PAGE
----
Regulatory problems have left ultrasound as the only major imaging modality practiced in the U.S. without an enhancing pharmaceutical component. Ultrasound research initiatives have been handicapped because the largest market for new services is prohibited from using contrast media, according to consensus panelists. The lack of a contrast agent added to arguments that favor a shift to other clinical modalities.
"If you'd ask a radiologist to do CT or MR without contrast, they'd say you're crazy, but that is exactly what we do with ultrasound," Greenbaum said.
Ultrasound's reputation has suffered among radiology residents, who are turned off by the modality's low reimbursement and practice inefficiencies. The slow pace of technological advancement compared with other modalities adds another disincentive to specialize in the field. Fellows seek out new technology as a gateway to discovery and academic achievement, and such opportunities are lacking with ultrasound.
"In the last year or two, younger people have spoken with their feet," Cronan said. "Residents and people coming out of training and going into academic careers are not pursuing ultrasound because it is considered peripheral."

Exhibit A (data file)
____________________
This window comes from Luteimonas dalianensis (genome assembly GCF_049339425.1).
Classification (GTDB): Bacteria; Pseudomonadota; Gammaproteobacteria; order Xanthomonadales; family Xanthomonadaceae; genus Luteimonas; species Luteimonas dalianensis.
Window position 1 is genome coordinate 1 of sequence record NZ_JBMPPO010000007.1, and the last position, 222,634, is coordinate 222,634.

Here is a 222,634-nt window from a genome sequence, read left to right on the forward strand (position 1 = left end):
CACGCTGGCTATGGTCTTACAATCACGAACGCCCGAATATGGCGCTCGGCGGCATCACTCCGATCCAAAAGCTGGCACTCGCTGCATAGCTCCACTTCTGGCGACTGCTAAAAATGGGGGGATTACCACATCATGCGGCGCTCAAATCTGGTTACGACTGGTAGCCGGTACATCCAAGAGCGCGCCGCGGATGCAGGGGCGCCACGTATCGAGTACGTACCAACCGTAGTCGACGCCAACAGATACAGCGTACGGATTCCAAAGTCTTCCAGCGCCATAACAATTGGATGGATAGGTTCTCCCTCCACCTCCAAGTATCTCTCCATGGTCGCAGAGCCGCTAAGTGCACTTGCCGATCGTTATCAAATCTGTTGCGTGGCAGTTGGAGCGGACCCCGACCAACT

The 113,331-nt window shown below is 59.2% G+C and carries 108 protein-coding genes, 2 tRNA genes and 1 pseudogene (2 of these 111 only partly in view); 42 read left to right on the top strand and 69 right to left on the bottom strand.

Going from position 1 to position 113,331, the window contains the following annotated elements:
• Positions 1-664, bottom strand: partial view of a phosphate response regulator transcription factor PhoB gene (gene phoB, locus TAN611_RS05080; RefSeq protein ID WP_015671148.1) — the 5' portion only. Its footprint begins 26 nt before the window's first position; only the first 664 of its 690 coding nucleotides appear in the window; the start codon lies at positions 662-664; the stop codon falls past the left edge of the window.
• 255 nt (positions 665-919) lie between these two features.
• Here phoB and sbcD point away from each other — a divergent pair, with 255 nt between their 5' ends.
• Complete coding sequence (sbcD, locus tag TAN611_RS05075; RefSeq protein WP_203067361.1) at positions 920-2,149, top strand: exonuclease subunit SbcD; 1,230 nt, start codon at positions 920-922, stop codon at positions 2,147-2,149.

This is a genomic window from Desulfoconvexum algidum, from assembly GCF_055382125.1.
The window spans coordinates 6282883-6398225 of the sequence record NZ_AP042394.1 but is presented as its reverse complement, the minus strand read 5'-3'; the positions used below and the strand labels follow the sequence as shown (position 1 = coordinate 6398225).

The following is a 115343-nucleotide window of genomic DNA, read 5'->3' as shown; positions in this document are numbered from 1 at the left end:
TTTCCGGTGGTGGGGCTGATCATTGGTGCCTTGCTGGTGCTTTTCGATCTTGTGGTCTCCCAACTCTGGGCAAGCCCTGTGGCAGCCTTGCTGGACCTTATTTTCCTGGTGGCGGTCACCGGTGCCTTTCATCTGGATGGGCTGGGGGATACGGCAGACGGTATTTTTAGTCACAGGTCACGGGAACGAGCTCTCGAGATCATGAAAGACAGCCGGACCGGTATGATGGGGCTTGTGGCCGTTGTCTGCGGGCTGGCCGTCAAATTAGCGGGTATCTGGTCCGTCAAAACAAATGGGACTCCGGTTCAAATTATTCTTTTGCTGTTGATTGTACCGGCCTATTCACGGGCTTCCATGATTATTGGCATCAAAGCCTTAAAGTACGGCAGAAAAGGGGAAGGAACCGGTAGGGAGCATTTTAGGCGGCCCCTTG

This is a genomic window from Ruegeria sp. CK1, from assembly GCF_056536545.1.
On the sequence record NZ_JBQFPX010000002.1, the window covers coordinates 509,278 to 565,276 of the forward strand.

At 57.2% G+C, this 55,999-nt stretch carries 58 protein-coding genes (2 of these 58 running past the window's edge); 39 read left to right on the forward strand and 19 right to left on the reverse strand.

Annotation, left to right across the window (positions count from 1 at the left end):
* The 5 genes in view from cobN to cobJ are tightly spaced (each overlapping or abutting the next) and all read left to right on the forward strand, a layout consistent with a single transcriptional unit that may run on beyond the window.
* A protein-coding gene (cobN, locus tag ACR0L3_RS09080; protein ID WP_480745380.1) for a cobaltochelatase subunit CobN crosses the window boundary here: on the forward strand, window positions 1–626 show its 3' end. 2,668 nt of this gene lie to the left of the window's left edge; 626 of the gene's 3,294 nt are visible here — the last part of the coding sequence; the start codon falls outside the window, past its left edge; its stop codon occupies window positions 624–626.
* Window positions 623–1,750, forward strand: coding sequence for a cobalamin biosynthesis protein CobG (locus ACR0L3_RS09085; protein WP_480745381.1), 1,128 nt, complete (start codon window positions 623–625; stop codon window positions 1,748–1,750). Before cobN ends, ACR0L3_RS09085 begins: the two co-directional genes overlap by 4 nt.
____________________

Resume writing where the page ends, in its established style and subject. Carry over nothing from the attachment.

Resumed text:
The problem carries over to resident instruction, where fewer experts in an aging workforce are available to teach ultrasound techniques. Some resident training programs no longer employ instructors who have a primary interest in ultrasound. Obstetrical and gynecological ultrasound has been absorbed into the ob/gyn program in other institutions, he said.
Interest in breast ultrasound remains strong, however. Utilization is growing, with more practitioners accepting it as essential for young women with palpable abnormalities, regardless of their mammographic findings, said Dr. Robert Schmidt, director of breast imaging research at the University of Chicago. About 40% of the patients who received diagnostic mammography at the facility in 2006 also underwent breast ultrasound. The number of applications for breast ultrasound fellowships is increasing.
The Brown University program remains committed to general radiological ultrasound, Cronan said. Its residents receive eight months of ultrasound instruction during four years of training.
Individual programs are afforded considerable flexibility in their ultrasound training, Neiman said. In the 1990s, residents generally received two to three months of in-depth exposure. Now, ultrasound is frequently folded into abdominal or breast imaging, where it is taught with several other modalities.
"I'm afraid that residents today are being exposed to smaller amounts of ultrasound than 20 years ago," he said.
The American Board of Radiology serves as a moderating force against this trend. To earn board certification, residents must demonstrate competence in ultrasound physics and in use of the modality for interventional guidance as well as a comprehensive range of diagnostic applications.